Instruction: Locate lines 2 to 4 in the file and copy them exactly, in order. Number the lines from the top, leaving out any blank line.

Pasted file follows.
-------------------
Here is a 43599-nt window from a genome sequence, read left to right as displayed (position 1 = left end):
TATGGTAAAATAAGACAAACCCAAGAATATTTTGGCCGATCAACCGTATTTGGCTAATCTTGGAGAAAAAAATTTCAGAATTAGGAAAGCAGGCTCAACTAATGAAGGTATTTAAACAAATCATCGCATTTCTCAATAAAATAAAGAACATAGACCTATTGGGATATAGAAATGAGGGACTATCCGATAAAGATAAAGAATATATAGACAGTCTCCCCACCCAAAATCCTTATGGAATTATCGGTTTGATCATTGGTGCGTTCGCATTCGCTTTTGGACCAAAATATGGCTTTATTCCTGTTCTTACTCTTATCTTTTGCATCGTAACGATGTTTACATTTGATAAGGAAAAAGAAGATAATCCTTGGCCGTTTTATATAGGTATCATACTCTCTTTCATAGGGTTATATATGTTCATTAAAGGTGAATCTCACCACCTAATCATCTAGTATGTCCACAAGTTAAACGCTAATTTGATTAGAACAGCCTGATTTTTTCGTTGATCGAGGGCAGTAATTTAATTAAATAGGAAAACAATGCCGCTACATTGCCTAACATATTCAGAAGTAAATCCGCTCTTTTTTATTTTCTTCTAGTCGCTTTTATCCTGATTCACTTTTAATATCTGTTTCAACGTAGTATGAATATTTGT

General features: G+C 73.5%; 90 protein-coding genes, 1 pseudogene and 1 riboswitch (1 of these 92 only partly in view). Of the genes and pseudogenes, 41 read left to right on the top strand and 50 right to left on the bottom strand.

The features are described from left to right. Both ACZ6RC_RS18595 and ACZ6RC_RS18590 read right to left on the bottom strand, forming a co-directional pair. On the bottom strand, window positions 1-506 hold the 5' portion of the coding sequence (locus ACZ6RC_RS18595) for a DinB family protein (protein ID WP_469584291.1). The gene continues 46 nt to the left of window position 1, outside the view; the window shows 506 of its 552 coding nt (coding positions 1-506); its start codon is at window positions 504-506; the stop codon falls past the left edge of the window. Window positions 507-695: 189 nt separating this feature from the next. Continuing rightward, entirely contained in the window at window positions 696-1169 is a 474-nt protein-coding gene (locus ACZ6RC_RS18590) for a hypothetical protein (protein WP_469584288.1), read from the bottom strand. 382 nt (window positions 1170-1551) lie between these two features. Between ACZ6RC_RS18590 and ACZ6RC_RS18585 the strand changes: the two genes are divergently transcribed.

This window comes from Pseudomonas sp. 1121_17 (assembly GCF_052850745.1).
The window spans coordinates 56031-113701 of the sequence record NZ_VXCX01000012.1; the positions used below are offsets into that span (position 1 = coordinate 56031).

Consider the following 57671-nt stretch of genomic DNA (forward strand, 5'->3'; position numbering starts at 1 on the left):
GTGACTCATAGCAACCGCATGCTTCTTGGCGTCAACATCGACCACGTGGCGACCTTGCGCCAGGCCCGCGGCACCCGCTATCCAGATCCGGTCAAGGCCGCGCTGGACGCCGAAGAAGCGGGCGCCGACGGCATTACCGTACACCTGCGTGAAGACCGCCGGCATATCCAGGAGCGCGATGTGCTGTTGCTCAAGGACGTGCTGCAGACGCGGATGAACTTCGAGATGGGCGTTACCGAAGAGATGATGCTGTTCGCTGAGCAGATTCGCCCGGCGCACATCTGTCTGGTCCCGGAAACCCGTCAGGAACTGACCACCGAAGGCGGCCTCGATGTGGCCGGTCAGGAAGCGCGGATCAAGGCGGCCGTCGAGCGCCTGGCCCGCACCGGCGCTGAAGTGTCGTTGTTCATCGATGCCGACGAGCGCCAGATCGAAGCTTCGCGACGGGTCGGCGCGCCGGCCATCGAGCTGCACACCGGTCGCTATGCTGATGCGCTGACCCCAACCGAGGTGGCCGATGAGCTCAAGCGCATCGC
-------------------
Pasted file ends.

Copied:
TATGGTAAAATAAGACAAACCCAAGAATATTTTGGCCGATCAACCGTATTTGGCTAATCTTGGAGAAAAAAATTTCAGAATTAGGAAAGCAGGCTCAACTAATGAAGGTATTTAAACAAATCATCGCATTTCTCAATAAAATAAAGAACATAGACCTATTGGGATATAGAAATGAGGGACTATCCGATAAAGATAAAGAATATATAGACAGTCTCCCCACCCAAAATCCTTATGGAATTATCGGTTTGATCATTGGTGCGTTCGCATTCGCTTTTGGACCAAAATATGGCTTTATTCCTGTTCTTACTCTTATCTTTTGCATCGTAACGATGTTTACATTTGATAAGGAAAAAGAAGATAATCCTTGGCCGTTTTATATAGGTATCATACTCTCTTTCATAGGGTTATATATGTTCATTAAAGGTGAATCTCACCACCTAATCATCTAGTATGTCCACAAGTTAAACGCTAATTTGATTAGAACAGCCTGATTTTTTCGTTGATCGAGGGCAGTAATTTAATTAAATAGGAAAACAATGCCGCTACATTGCCTAACATATTCAGAAGTAAATCCGCTCTTTTTTATTTTCTTCTAGTCGCTTTTATCCTGATTCACTTTTAATATCTGTTTCAACGTAGTATGAATATTTGT

General features: G+C 73.5%; 90 protein-coding genes, 1 pseudogene and 1 riboswitch (1 of these 92 only partly in view). Of the genes and pseudogenes, 41 read left to right on the top strand and 50 right to left on the bottom strand.

The features are described from left to right. Both ACZ6RC_RS18595 and ACZ6RC_RS18590 read right to left on the bottom strand, forming a co-directional pair. On the bottom strand, window positions 1-506 hold the 5' portion of the coding sequence (locus ACZ6RC_RS18595) for a DinB family protein (protein ID WP_469584291.1). The gene continues 46 nt to the left of window position 1, outside the view; the window shows 506 of its 552 coding nt (coding positions 1-506); its start codon is at window positions 504-506; the stop codon falls past the left edge of the window. Window positions 507-695: 189 nt separating this feature from the next. Continuing rightward, entirely contained in the window at window positions 696-1169 is a 474-nt protein-coding gene (locus ACZ6RC_RS18590) for a hypothetical protein (protein WP_469584288.1), read from the bottom strand. 382 nt (window positions 1170-1551) lie between these two features. Between ACZ6RC_RS18590 and ACZ6RC_RS18585 the strand changes: the two genes are divergently transcribed.